To safely get rid of the disease, therapy should be started before seizure activity, coordination defects and paralysis appear.

As diagnostic measures, the Romanovsky-Giemsa test, the immunofluorescence reaction, and the enzyme immunoassay are used; puncture of the affected lymph nodes is done. To confirm the diagnosis, it is possible to inject the patient's blood into laboratory guinea pigs.


For treatment, a pharmacological course is prescribed, which includes Eflornithine, Suramin and Melarsoprol. Without treatment, a person will die with a 95% probability. It is necessary to turn to diagnostics every time you return from the areas where the tsetse fly lives, so pharmacology has not developed immunostimulating agents aimed at stopping sleeping sickness.


It is localized in the human body due to the bites of mosquitoes infected with plasmodia. Malaria is the undisputed leader in the number of deaths among infections. Malaria is deadly for people with weak immune systems.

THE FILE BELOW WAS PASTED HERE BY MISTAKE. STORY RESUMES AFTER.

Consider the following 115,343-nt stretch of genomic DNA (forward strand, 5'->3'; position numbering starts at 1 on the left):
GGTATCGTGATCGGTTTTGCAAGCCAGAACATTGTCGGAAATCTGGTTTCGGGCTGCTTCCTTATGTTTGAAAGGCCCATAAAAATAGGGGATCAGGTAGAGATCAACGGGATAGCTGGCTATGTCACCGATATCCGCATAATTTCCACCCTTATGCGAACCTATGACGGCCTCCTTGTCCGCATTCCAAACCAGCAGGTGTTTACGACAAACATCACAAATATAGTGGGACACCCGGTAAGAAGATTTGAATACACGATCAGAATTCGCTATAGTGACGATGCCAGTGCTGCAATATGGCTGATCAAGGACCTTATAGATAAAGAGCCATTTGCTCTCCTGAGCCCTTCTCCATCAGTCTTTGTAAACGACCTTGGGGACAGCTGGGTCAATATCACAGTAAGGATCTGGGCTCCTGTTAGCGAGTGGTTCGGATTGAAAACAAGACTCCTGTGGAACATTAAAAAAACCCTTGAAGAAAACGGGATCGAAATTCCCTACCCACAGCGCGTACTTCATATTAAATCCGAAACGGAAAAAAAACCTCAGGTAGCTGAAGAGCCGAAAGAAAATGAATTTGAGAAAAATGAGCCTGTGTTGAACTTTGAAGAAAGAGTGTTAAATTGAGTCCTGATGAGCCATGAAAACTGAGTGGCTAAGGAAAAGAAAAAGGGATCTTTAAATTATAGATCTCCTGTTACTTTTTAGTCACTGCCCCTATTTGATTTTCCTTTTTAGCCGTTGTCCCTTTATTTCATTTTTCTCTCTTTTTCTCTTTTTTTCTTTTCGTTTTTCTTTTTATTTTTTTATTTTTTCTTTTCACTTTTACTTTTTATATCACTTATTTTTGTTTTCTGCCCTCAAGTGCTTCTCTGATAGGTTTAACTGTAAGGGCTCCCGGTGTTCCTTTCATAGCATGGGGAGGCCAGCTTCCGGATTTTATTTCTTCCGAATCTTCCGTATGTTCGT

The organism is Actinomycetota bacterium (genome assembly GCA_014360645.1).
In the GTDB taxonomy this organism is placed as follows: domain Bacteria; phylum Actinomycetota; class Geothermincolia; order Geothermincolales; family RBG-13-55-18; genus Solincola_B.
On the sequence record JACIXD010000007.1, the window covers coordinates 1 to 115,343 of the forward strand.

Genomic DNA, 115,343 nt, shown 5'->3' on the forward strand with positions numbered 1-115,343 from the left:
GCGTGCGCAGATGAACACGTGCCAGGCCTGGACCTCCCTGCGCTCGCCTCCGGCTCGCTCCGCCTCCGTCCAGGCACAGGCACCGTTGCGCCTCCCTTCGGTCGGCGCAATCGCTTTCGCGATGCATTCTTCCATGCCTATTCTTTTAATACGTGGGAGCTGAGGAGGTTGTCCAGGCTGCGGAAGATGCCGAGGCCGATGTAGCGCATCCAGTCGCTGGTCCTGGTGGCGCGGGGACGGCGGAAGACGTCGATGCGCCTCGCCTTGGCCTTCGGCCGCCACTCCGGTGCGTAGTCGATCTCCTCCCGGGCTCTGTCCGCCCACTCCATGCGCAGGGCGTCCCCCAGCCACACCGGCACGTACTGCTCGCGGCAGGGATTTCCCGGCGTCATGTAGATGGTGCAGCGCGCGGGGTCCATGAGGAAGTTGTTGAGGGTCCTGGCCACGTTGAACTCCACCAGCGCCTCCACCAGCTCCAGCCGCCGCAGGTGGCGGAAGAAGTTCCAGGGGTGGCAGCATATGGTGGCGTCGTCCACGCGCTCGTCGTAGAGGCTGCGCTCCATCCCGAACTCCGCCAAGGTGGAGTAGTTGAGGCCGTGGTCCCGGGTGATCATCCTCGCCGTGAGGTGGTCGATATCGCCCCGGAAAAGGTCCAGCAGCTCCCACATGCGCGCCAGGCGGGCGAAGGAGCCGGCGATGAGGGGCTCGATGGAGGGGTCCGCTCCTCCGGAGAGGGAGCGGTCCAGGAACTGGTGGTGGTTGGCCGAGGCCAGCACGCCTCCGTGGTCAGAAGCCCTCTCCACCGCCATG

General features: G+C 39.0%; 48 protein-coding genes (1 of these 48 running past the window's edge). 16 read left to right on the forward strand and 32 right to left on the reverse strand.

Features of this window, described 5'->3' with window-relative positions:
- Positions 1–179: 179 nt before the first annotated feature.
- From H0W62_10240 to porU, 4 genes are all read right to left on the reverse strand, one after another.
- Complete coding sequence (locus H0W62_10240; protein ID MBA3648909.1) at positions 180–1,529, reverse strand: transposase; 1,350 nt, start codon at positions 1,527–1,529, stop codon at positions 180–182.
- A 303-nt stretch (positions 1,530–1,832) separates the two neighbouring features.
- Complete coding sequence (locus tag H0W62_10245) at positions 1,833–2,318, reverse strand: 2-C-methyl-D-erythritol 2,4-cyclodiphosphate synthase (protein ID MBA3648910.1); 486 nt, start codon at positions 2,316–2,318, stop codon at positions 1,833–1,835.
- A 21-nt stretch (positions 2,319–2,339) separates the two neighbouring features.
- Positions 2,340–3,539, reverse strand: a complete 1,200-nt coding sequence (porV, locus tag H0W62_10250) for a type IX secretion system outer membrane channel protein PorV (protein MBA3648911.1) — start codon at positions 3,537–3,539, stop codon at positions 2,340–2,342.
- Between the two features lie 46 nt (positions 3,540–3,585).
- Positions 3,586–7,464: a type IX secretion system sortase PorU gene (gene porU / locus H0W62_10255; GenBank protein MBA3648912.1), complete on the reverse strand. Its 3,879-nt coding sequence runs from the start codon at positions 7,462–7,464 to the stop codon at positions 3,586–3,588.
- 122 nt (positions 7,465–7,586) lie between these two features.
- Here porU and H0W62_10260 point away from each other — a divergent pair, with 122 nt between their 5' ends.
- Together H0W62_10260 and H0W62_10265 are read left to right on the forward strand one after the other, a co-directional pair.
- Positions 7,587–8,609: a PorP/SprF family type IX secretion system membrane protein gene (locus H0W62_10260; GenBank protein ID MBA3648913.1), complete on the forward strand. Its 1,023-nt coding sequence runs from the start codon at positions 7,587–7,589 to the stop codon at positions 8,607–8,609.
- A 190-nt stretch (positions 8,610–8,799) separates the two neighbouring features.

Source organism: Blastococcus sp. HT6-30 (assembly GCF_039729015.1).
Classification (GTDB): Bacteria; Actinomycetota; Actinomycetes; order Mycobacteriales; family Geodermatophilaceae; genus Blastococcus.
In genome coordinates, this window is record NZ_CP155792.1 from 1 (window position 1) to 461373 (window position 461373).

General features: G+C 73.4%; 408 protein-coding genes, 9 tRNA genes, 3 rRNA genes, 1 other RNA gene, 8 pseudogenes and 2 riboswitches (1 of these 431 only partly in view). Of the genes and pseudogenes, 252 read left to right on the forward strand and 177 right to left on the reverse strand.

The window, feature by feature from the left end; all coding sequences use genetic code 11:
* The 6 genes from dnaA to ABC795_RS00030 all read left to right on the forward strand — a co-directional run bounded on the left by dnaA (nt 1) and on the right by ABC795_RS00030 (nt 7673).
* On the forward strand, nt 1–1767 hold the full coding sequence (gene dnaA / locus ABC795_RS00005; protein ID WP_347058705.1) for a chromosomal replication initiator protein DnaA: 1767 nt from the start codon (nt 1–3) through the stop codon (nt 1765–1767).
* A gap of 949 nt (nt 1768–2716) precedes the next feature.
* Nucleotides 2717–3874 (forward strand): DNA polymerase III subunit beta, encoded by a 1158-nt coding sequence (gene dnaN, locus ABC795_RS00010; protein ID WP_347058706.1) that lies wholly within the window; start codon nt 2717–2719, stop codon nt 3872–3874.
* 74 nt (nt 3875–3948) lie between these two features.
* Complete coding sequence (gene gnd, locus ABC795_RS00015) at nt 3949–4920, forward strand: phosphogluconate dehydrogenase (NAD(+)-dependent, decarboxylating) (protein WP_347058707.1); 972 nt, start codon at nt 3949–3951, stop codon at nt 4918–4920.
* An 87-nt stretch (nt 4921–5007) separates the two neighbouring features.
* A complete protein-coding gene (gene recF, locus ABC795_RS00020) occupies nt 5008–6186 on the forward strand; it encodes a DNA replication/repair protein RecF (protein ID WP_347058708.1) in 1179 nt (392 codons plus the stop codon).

The pathology is characterized by severe course and drug resistance. You can become a carrier of the parasite by visiting a tropical area or other areas where infectious mosquitoes live (the Caribbean, Southeast Asia, the Middle East).

Symptoms of the disease:

  • Fever;

  • Multiple allergic reactions;
  • Loss of appetite;
  • Dehydration;
  • Jaundice;
  • Vomiting and diarrhea.

Disease markers appear after 36-48 hours after the single-celled parasite enters the host's body. In severe cases, convulsive activity is additionally manifested.